To a large extent it depends on how complex the application is and what advanced Oracle features the database uses. If the Oracle database lies at the heart of a deeply connected and integrated network of applications, that’s going to much more complex than a one-database-one-application situation.

I’d always advise clients to understand a Migration Assessment to look at issues like this before they start migration projects.

Because Oracle is a relational database, it makes sense for clients to first consider an open source relational database such as EnterpriseDB or PostgresPure. Both are based on Postgres which is highly respected, very stable and has the enterprise features that clients need.

EnterpriseDB has several ‘Oracle compatibility’ features that make it easy for clients to transition. There is compatibility with Oracle PL/SQL, compatibility with OCI and compatibility for applications with embedded SQL. Together with tools designed to be familiar to Oracle DBAs, this makes a powerful combination that minimizes the need for application changes and staff retraining.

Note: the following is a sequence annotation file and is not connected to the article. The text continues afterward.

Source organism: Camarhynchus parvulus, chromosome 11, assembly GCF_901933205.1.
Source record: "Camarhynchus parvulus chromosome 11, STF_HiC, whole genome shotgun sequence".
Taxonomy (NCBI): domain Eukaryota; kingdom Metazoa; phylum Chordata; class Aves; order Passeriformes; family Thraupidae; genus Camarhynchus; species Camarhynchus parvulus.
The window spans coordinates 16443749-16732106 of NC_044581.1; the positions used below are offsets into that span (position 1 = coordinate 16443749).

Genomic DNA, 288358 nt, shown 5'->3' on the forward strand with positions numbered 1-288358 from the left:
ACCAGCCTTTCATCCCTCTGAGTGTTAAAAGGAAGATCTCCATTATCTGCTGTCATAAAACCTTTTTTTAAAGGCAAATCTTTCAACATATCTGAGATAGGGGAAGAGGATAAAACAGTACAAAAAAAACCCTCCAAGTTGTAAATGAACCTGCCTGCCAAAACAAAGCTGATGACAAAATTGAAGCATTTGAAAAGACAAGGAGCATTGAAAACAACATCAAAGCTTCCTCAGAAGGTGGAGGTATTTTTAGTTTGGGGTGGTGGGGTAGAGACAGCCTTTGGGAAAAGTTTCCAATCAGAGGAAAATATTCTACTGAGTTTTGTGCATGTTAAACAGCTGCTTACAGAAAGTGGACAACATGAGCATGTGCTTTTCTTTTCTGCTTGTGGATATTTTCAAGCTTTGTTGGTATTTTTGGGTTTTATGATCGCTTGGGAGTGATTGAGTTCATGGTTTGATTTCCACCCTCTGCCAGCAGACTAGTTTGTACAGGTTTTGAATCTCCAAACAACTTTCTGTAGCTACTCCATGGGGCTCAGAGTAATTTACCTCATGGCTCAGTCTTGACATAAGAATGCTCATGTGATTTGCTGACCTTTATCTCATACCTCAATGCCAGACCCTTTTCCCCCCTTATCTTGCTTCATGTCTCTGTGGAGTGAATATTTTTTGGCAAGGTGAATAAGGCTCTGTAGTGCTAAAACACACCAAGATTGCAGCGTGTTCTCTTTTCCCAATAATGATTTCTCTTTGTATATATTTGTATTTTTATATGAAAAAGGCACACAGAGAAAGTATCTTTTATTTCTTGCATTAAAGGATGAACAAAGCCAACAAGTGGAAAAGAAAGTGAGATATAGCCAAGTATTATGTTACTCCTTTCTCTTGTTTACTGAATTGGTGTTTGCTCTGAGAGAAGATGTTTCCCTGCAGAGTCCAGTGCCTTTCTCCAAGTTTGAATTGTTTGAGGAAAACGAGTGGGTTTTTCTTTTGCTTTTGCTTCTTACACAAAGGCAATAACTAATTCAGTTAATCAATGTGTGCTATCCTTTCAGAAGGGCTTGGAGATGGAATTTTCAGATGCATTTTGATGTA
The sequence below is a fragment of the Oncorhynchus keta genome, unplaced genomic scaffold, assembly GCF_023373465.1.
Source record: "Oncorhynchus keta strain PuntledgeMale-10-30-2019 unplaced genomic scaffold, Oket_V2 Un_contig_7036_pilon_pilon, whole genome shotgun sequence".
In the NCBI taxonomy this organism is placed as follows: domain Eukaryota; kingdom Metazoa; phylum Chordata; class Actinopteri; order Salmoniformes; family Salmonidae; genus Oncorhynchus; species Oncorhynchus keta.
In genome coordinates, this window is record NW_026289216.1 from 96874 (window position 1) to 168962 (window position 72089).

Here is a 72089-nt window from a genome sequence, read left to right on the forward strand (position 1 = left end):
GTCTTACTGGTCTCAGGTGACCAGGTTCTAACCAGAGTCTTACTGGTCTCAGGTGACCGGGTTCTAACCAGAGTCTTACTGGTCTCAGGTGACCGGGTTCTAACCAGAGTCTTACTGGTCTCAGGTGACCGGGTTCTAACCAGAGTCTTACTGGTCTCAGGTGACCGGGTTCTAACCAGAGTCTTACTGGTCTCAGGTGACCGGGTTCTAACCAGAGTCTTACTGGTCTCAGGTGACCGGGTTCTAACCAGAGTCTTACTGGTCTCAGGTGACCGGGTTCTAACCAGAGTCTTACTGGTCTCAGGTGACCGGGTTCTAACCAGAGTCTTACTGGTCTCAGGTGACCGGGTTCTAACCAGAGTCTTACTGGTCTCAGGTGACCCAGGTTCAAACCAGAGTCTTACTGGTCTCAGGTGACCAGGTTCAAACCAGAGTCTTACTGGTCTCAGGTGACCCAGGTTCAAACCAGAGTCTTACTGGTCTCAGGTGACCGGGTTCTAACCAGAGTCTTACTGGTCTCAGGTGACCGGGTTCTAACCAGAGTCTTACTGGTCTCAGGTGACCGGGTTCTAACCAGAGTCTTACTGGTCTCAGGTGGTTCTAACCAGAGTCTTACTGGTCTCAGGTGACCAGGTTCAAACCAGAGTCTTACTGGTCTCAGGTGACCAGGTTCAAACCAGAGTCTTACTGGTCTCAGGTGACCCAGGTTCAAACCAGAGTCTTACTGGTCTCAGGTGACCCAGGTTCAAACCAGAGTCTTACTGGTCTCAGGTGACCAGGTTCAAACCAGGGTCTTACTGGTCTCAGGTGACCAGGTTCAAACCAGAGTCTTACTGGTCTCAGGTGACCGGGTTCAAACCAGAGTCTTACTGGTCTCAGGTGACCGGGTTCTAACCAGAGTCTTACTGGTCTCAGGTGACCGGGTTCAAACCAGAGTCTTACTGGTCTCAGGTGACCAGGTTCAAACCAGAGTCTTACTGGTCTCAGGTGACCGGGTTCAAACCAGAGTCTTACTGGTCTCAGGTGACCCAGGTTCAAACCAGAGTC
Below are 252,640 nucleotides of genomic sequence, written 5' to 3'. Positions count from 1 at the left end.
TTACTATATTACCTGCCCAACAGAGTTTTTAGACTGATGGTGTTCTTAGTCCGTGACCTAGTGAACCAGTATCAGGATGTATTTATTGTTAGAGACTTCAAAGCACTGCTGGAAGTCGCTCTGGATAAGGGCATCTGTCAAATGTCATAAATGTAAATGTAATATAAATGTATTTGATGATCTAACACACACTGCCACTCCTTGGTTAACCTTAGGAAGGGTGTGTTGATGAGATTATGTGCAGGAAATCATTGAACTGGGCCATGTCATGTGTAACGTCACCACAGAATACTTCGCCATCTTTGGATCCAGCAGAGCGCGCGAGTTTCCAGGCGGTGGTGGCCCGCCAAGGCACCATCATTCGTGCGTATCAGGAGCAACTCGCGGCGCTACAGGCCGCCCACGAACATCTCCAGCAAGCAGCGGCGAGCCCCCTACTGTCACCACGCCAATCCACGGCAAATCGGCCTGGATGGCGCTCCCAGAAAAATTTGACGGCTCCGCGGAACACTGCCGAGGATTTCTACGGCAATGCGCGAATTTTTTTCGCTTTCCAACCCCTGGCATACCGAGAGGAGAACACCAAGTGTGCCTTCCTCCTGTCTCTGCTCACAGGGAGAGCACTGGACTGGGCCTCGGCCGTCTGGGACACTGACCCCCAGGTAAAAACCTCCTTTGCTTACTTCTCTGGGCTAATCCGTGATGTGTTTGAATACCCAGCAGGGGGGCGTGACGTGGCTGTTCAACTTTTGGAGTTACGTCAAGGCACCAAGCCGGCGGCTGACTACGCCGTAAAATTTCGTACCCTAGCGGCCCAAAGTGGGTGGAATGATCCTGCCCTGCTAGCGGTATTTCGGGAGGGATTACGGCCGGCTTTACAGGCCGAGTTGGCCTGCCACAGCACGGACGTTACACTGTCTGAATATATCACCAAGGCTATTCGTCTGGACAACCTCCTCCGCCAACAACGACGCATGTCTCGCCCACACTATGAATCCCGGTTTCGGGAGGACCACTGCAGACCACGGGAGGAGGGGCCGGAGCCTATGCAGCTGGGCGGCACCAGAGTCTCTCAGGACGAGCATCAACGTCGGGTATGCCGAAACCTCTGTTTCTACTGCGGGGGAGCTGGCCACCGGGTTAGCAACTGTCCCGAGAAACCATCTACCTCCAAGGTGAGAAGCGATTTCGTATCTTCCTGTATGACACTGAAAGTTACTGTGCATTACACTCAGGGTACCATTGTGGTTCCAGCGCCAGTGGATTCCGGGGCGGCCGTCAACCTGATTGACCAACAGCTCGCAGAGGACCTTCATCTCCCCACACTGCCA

EnterpriseDB says that 51% of client applications need little or no modification to work with their Postgres Advanced Server product, and their Migration Toolkit assists with the migration process.

Splendid Data’s PostgresPure product takes a more native approach, with no ‘add ons’ for Oracle compatibility. Many clients prefer to “go native” if they are transitioning to Postgres, and Splendid data offer a migration toolkit as well as services to assist clients. IBM has several success stories with Splendid Data in Europe, and these are available to IBM sellers and Business Partners as references.

Finally, some clients like to approach migration to open source databases head-on, and choose a non-relational database like MongoDB. Although application modifications will be needed, MongoDB’s schema-less design offers flexibility and agility that’s best-in-class, and clients such as Shutterfly and eHarmony have chosen this path. The migration process takes longer, but the resulting benefits and cost-savings can be significant. With their ability to scale both vertically and horizontally, Power servers are particularly well-suited for MongoDB.

My apologies for such a long reply to your simple question, but I hope it answers the question.